Your anus is the opening at the end of your back passage (rectum) through which you pass stools. It is made of soft tissues, however, infection and other health conditions can cause the formation of a hard lump on your anus.
Your anus is made of soft tissues, including blood vessels, lymph nodes, mucous membranes and nerves. Blockage, damage, infection, inflammation or irritation of any of these tissues can cause a hard lump to form on your anus.
A lump on your anus may not cause you any pain and in these cases, it isn’t usually serious. Although you should still see your GP if you notice a lump on your anus to rule out anything serious.
A perianal haematoma occurs when a blood vessel in or around your anus bursts, often due to heavy lifting, intense coughing or straining when opening your bowels. Symptoms include anal pain and a swollen, purple-tinged lump around your anus — the lump may be small or as large as a tennis ball.
External haemorrhoids are swollen blood vessels that form lumps under the skin around your anus. Haemorrhoids are very common and around half of the UK population will experience haemorrhoids at some point in their life. Symptoms include a swollen lump in your anus, an itchy anus, anal pain and anal bleeding.
Perianal hidradenitis suppurativa
Perianal hidradenitis suppurativa is an inflammatory skin condition that affects the hair follicles and sweat glands around your anus. Symptoms include painful, pus-filled lumps under the skin around your anus, which smell unpleasant when drained and produce scars.
Perianal hidradenitis suppurativa is linked to Crohn’s disease, an inflammatory disease that affects the gut.
Molluscum contagiosum is a viral skin infection caused by the molluscum contagiosum virus. Symptoms include small lumps, ranging in size from a pinhead to a pencil eraser, which are pink, white or flesh-coloured and have a pit in the centre. These lumps can form on any part of your body where the virus comes into contact with your skin. Lumps can be itchy and swollen, and take six months to five years to disappear. In most cases, molluscum contagiosum is harmless.
Anal warts, also known as condyloma acuminata, are caused by infection with the human papillomavirus (HPV). Symptoms include soft, moist, skin-coloured lumps that may be itchy, bleeding or producing mucus. Lumps can start out as small as a pinhead but grow to cover your entire anal area.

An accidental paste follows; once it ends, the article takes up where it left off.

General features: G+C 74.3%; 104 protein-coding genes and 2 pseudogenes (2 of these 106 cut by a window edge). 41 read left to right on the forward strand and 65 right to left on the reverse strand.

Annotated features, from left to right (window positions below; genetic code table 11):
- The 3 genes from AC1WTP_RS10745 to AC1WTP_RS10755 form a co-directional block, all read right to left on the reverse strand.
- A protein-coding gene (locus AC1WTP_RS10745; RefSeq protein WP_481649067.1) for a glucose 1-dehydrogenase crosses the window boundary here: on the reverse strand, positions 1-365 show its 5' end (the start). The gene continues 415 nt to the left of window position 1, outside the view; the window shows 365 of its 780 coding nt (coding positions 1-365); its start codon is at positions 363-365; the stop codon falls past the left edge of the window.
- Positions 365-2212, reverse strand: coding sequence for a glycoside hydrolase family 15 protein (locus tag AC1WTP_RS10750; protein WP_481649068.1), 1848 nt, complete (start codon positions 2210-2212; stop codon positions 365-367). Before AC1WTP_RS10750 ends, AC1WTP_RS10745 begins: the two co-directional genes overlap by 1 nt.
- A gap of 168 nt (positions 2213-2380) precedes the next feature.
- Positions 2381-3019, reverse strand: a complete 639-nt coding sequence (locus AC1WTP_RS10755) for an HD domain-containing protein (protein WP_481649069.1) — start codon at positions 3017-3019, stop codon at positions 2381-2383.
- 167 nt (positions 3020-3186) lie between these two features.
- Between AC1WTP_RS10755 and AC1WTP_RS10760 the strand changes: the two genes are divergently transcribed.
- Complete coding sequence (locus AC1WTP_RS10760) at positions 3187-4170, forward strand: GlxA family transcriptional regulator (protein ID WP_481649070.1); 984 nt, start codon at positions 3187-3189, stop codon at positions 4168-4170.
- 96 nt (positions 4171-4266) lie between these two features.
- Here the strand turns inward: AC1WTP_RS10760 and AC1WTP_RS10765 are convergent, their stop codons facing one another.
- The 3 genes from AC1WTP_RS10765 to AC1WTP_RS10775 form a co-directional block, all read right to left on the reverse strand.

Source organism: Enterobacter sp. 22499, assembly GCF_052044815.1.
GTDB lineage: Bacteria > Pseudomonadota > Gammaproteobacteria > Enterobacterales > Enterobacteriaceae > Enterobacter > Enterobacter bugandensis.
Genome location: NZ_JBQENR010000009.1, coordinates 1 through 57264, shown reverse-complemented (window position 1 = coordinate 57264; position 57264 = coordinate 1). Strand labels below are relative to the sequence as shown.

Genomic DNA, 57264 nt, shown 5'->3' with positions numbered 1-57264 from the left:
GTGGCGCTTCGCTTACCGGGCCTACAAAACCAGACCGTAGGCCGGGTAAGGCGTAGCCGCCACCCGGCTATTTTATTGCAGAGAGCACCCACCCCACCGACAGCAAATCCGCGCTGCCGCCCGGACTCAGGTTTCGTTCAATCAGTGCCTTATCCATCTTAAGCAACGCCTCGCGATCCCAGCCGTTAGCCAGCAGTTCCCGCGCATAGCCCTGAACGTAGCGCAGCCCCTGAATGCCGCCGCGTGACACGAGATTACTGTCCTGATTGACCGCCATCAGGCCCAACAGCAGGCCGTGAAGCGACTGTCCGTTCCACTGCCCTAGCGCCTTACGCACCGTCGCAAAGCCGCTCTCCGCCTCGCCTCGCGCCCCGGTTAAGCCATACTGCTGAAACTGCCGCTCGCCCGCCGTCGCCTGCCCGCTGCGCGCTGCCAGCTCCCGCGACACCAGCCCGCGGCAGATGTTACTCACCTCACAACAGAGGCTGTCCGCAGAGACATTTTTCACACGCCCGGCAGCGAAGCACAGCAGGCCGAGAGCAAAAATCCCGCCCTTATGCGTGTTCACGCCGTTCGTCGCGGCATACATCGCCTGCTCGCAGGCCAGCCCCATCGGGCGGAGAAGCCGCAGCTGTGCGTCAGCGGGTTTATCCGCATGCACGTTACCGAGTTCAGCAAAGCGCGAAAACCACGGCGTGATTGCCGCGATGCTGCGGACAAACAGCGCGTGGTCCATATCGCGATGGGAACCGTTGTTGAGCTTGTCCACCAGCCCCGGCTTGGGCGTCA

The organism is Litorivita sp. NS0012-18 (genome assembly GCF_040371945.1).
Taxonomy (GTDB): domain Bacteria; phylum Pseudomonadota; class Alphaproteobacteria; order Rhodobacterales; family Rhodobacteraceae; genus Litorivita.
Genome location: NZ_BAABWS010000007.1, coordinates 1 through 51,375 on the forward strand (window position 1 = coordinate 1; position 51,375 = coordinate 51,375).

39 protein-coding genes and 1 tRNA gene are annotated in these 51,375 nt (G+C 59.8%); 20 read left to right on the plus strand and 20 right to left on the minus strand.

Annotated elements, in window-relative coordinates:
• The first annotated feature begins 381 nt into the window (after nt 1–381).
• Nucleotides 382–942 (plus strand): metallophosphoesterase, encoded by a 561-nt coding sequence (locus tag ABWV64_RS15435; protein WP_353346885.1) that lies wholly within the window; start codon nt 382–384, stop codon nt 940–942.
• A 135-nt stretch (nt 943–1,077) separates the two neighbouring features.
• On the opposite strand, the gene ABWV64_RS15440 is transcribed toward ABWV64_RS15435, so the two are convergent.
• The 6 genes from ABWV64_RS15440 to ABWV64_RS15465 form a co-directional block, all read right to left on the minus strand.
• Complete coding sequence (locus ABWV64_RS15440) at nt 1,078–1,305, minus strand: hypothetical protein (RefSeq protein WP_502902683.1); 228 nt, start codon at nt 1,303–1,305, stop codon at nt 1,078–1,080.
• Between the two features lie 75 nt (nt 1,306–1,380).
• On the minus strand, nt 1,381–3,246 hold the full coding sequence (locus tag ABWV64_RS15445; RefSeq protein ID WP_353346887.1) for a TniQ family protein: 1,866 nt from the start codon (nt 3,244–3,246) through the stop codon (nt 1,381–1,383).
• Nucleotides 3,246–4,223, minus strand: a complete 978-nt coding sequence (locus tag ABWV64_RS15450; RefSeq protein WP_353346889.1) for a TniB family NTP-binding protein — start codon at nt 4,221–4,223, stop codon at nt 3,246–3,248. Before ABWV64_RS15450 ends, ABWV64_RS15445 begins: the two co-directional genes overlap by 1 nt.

Anal cancer can cause hard lumps and swelling around your anus. Other symptoms include:
Constipation occurs when your bowel movements are infrequent or difficult. It often occurs if your diet is low in fibre or you aren’t drinking enough fluids, which results in dry, hard stools. Other symptoms include anal pain or discomfort.
You may feel a hard lump in your anus due to a foreign object that is lodged in your anus eg an anal thermometer, the tip of an enema, sex toys and swallowed bones.
If you’ve noticed a lump on your anus, see your GP. They will ask you about your symptoms and perform a physical examination. They may also refer you for further investigations and tests, such as a barium enema, colonoscopy or sigmoidoscopy.
Treatment for a lump on your anus
Treatments for a lump on your anus will depend on the underlying cause.
Perianal haematoma treatment
A perianal haematoma can be treated by taking over-the-counter painkillers or applying a cold compress several times a day. In severe cases, you may need surgery to drain and remove the lumps.
External haemorrhoids treatment
You can treat external haemorrhoids by applying cold compresses several times a day to relieve pain, taking over-the-counter painkillers, applying haemorrhoid cream or ointment, and/or using a sitz bath, where you place your bottom in warm water with or without Epsom salts added.
In some cases, you may need sclerotherapy, where a chemical is injected to block the blood supply to your haemorrhoid, causing it to shrink and fall off. In severe cases, you may need haemorrhoid removal surgery.
Perianal hidradenitis suppurativa treatment
Perianal hidradenitis suppurativa can be treated with a course of antibiotics to treat any infection, hydrocortisone cream to reduce irritation and swelling, and the drug adalimumab to reduce inflammation.
Molluscum contagiosum treatment
Molluscum contagiosum can be treated with a prescription cream that contains the drug imiquimod, which helps your immune system fight off the virus causing the condition.
Anal warts treatment
Anal warts can disappear on their own after six months. However, treatments are available and include electrocautery to burn off the warts, cryotherapy to freeze off the warts, laser treatment, surgery and a prescription cream or acid treatment.
Anal cancer treatment
To treat constipation and prevent it occurring in the future, it is important to follow a high-fibre diet and drink enough fluids. You can also treat constipation by taking an over-the-counter laxative or stool softener — if these don’t work, your doctor may recommend trying stronger, prescription alternatives.
Foreign object treatment
Foreign objects in your anus can be removed by a doctor using forceps. However, if the object is too difficult to remove in this way, you may need surgery.
Can a lump on my anus be cancer?
A lump on your anus may be anal cancer, however, anal cancer is a rare disease. If you’ve noticed a lump on your anus, you should see your GP.
Do haemorrhoids feel like a lump?
External haemorrhoids can feel like a lump in your anus, which may be itchy and bleed.
When should you worry about a lump?
It is always important to see a doctor if you notice a lump in your anus. Although, in most cases, it isn’t anything serious, you may still need treatment and your doctor may want to investigate to rule out serious causes.
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